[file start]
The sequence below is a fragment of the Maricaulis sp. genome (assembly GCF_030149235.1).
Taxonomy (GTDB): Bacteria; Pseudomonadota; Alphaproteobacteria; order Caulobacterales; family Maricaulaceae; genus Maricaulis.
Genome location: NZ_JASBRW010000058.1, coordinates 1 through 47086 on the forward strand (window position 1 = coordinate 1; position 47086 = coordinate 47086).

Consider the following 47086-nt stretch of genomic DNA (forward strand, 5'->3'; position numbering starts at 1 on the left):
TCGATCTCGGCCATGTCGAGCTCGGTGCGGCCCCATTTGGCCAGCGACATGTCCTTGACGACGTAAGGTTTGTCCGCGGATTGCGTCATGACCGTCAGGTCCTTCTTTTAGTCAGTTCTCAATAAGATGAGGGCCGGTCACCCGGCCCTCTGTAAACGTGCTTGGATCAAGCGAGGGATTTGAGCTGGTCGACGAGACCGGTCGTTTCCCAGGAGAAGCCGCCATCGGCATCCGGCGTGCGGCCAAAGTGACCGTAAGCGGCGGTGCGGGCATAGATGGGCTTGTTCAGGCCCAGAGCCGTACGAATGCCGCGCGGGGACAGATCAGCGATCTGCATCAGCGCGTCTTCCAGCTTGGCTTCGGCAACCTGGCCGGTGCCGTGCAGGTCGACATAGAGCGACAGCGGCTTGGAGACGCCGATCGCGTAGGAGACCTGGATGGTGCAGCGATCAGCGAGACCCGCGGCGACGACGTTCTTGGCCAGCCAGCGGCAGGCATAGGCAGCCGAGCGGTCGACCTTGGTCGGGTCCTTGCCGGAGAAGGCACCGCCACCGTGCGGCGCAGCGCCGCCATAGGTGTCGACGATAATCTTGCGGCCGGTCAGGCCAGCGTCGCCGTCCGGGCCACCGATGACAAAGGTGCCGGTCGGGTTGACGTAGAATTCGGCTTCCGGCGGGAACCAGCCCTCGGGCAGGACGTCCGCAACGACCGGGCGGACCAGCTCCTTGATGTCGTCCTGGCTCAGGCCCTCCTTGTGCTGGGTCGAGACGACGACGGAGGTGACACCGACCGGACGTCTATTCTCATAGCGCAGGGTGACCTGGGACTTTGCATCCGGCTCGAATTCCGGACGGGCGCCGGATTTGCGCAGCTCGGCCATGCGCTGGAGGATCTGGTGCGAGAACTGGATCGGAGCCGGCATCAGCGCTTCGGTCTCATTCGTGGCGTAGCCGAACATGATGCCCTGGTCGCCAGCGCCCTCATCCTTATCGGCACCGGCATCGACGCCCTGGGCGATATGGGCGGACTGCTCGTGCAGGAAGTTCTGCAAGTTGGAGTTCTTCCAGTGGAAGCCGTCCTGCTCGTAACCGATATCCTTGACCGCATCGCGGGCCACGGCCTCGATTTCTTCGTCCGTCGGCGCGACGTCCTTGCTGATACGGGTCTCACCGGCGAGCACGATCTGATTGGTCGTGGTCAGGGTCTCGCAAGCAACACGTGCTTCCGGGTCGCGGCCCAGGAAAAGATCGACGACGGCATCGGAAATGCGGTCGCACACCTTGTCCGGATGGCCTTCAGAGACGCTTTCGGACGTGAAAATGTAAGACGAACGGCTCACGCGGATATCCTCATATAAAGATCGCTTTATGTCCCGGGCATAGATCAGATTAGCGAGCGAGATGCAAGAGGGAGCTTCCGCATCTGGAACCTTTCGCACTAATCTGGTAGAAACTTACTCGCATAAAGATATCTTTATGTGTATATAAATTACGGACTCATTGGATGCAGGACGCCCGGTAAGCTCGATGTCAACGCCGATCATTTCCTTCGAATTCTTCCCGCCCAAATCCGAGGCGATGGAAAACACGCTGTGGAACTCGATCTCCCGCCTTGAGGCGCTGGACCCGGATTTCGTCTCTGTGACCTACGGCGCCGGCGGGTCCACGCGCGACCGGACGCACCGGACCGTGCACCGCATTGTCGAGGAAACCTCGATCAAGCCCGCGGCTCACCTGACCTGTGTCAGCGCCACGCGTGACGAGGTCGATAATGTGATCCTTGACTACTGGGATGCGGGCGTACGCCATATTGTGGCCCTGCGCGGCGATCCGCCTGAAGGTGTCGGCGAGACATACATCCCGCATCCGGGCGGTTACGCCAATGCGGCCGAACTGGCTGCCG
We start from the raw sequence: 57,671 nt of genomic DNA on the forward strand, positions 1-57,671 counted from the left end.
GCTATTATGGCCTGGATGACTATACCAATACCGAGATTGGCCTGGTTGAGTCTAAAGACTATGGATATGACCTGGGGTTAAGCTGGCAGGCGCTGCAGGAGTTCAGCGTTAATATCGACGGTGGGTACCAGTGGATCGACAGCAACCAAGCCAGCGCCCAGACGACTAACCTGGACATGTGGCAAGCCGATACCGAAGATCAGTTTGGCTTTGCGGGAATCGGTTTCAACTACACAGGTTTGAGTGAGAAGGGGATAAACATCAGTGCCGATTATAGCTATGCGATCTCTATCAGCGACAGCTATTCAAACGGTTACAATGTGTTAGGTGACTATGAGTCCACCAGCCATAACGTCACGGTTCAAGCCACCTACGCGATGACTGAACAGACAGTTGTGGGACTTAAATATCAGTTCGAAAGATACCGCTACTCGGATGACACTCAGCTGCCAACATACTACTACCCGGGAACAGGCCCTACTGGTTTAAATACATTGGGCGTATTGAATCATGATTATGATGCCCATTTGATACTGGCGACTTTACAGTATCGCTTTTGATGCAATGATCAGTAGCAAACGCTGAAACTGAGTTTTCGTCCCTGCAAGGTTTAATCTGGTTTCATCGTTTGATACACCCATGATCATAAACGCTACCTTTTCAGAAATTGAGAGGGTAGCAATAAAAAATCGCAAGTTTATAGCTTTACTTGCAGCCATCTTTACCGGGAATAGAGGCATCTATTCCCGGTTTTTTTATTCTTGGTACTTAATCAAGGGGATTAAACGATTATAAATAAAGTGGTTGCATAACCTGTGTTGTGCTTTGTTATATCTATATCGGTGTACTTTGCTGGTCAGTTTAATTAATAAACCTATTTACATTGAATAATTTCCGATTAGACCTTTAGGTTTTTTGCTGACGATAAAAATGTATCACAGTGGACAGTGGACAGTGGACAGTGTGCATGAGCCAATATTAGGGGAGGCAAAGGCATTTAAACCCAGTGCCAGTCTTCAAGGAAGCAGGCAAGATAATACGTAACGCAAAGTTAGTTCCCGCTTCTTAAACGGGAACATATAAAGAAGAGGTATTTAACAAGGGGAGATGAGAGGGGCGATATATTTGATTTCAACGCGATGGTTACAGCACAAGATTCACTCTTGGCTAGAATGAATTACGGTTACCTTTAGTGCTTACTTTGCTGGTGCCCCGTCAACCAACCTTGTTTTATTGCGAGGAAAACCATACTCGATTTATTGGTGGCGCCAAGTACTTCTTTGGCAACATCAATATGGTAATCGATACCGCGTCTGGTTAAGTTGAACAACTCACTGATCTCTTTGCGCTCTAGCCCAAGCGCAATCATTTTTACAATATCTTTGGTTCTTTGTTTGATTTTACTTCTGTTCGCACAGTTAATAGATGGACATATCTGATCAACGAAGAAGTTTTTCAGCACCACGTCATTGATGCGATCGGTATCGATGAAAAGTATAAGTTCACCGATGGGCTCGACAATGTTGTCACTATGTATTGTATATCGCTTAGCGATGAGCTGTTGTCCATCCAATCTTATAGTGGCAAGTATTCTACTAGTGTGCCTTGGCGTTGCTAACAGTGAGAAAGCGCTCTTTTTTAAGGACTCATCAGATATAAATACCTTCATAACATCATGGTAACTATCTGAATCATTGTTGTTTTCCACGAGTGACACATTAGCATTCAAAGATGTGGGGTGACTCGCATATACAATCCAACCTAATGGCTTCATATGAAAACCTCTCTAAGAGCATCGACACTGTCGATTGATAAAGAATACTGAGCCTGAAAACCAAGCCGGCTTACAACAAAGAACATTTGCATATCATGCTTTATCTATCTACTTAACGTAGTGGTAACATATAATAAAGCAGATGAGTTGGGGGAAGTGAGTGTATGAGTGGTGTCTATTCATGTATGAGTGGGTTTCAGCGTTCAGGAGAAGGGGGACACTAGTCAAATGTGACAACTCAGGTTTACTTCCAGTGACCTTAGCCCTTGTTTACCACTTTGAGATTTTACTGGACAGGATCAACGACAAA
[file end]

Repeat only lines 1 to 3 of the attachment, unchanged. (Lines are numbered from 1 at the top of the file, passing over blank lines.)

The sequence below is a fragment of the Maricaulis sp. genome (assembly GCF_030149235.1).
Taxonomy (GTDB): Bacteria; Pseudomonadota; Alphaproteobacteria; order Caulobacterales; family Maricaulaceae; genus Maricaulis.
Genome location: NZ_JASBRW010000058.1, coordinates 1 through 47086 on the forward strand (window position 1 = coordinate 1; position 47086 = coordinate 47086).